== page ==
Wendy Davis Held Up While Voting Due To New Voter Suppression Law

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While early voting on Monday for the November 5th statewide ballot measure election, Sen. Wendy Davis had to sign an affidavit in accordance with Texas' burdensome new voting restrictions. In 2011, Republicans passed this law, which a federal court later ruled (but before the partial repeal of the Voting Rights Act) was intentionally discriminatory against Latino Texans.

It has another target, too: women. The law burdens women who have changed their maiden names by requiring that they go through extra hoops to prove the name change.

If Republicans had 100 percent of their way, all women whose maiden names created a slight discrepancy between their ID and the voter roll would have had to cast a provisional ballot, conditional on their returning later with proof of the name change.

Luckily, there was a state senator from Fort Worth named Wendy Davis in the Legislature. Sen. Davis wrote a successful amendment that allowed those whose names on the roll and on the form of identification are substantially similar to sign an affidavit swearing that they are the same person, and then vote. That's what Sen. Davis did, since her name appears as Wendy Davis on the state's voter rolls and Wendy Russell Davis on her driver license.

Here's the amendment Davis passed that stems part of the discriminatory effect of this law:

If in determining whether a voter's name is on the list of registered voters the election officer determines that the voter's name on the documentation is substantially similar but does not match exactly the name on the list, the voter shall be accepted for voting as otherwise required by this section if the voter submits an affidavit stating that the voter is the person on the list of registered voters.

Of course, Davis voted against the larger bill because it is entirely unnecessary and designed only to suppress those who are likely to vote Democratic. Even with the amendment, the process to get the proper form of I.D. is often expensive, time-consuming, and prohibitive to voting.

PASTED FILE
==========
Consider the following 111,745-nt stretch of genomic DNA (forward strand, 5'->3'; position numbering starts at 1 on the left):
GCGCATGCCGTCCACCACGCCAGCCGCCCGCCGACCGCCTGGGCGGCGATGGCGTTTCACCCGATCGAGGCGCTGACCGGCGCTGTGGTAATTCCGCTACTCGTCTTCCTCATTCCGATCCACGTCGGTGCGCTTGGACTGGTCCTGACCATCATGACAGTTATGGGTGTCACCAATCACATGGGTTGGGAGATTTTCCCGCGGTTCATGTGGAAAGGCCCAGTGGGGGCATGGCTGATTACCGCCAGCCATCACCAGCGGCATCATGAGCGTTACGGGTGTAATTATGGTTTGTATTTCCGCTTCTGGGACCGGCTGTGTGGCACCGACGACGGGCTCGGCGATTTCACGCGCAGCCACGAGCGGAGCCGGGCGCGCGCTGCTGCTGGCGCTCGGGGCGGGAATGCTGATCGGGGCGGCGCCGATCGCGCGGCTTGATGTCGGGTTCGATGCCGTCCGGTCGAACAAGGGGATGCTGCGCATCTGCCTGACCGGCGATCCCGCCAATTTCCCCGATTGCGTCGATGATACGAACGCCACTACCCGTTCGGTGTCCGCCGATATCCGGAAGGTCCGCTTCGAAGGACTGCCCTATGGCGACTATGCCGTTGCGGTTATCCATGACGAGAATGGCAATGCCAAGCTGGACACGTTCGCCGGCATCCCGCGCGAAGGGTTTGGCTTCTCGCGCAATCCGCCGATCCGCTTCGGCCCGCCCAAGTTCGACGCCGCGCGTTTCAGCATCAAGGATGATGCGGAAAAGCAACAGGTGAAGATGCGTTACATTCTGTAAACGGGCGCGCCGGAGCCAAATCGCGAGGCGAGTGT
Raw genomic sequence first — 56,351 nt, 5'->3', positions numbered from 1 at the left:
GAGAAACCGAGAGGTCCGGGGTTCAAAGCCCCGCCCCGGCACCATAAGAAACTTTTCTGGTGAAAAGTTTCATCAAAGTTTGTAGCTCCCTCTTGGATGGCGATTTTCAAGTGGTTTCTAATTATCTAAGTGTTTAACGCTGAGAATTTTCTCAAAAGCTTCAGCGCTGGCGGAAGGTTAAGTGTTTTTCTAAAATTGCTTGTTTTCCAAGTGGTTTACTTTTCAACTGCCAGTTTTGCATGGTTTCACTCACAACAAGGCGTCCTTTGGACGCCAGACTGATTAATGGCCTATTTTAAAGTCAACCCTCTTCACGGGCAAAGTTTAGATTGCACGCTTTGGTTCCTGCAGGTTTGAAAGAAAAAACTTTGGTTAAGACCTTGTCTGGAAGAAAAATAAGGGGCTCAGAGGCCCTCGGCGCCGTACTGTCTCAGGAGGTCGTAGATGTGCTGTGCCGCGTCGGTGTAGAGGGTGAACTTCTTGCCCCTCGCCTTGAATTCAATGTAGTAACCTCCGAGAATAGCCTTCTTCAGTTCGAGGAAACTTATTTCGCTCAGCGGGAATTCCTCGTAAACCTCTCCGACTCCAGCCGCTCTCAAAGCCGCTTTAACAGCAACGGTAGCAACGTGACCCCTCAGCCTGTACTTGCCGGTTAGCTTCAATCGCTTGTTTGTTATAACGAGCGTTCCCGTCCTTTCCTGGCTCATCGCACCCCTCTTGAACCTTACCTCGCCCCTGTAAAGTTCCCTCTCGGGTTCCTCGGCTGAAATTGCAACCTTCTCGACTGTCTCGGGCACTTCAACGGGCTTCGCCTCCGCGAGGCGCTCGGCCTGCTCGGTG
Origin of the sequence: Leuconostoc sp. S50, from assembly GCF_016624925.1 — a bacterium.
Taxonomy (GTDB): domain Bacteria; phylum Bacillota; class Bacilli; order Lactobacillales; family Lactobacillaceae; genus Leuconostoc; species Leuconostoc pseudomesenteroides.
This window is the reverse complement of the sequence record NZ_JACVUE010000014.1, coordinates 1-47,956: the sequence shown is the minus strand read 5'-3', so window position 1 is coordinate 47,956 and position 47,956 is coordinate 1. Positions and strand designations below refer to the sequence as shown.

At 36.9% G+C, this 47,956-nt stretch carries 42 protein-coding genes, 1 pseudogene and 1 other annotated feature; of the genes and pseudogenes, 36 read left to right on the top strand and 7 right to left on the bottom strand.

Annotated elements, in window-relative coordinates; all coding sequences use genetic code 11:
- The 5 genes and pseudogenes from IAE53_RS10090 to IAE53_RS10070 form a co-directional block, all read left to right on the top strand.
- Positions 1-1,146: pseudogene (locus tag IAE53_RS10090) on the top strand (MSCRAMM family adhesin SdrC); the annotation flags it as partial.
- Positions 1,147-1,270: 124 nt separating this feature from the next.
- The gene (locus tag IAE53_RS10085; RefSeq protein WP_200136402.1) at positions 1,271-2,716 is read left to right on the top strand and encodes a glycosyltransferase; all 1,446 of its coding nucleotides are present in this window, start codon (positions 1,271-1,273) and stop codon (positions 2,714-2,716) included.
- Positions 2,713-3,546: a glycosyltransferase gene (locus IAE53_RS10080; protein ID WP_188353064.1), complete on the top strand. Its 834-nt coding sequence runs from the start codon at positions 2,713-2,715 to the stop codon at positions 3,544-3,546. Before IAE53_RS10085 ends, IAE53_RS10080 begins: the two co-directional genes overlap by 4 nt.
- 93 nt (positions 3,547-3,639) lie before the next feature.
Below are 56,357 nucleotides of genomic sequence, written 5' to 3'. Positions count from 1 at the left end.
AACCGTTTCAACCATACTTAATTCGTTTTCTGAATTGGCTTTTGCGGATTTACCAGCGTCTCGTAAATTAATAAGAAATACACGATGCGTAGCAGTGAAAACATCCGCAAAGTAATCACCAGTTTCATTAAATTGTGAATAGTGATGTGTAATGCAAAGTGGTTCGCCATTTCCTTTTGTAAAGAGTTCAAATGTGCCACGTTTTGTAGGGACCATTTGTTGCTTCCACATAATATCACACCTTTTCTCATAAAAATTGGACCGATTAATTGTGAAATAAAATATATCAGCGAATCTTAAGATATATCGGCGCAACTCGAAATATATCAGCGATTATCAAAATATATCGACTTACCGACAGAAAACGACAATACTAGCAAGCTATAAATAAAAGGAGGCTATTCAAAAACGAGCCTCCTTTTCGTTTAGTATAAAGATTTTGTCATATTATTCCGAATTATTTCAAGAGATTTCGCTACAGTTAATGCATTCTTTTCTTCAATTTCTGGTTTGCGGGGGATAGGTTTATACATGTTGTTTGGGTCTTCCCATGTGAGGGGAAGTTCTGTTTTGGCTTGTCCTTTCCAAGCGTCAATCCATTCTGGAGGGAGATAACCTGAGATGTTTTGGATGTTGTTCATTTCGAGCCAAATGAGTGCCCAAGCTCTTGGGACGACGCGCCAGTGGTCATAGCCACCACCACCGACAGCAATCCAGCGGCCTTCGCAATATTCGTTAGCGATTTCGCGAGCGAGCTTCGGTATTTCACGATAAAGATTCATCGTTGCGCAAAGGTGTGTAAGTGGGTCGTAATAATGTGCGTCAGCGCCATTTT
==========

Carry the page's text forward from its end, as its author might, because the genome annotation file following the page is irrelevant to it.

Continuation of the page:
Read more and find out how to make sure your vote is cast at the polls, below the jump.Last week, Texas judge Sandra Watts was nearly barred from voting due to different placement of her maiden name on her ID and on the voter roll. Watts has been voting in Texas for five decades.

Judge Watts is very concerned that women will be taken aback at the polls. “I don't think most women know that this is going to create a problem,” she said. “That their maiden name is on their driver's license, which was mandated in 1964 when I got married, and this. And so why would I want to use a provisional ballot when I've been voting regular ballot for the last 49 years?”

Women across the state, including an elderly Dorothy Card, who has been voting in Texas for 60 years, have already been targeted by this law in the registration process. Many of those sent away will not have the time or financial resources to return to the polls. Many applying for very specific photo ID's will be turned away because of the difficulty of locating old marriage licenses. This is not an error of the law; it is part of the purpose of the law.

It's crucial that Texans know how to vote even in this discriminatory system. Here's the official rule on name-change from the Secretary of State's website:

“As long as the names are substantially similar, all a voter will have to do is initial to affirm he or she is the same person who is registered” said Secretary Steen. “Poll workers have been trained to account for names that might be substantially similar but not an exact match due to a number of circumstances including the use of nicknames, suffixes, and changes of name due to marriage or divorce.”

…”A voter without an approved form of photo ID will have the option to vote provisionally” said Secretary Steen. “A provisional voter will then have until the sixth day from Election Day to go to the county voter registrar to present an approved ID.”

Many Texans already have an approved form of photo ID. The seven forms of approved ID are:

– Texas driver license issued by the Texas Department of Public Safety (DPS)

– Texas Election Identification Certificate issued by DPS

– Texas personal identification card issued by DPS

– Texas concealed handgun license issued by DPS

– United States military identification card containing the person's photograph

– United States citizenship certificate containing the person's photograph

– United States passport

With the exception of the U.S. citizenship certificate, the identification must be current or have expired no more than 60 days before being presented at the polling place. For more information about voting in Texas, including the requirements of photo ID, visit www.VoteTexas.gov.


About Author

Ben Sherman

Ben Sherman has been a BOR staff writer since 2011. A graduate of the University of Texas, Ben has worked on campaigns, in political consulting, and has written for other news outlets like Think Progress. Ben considers campaign finance reform the fundamental challenge of our time because it distorts almost every other issue in American politics.

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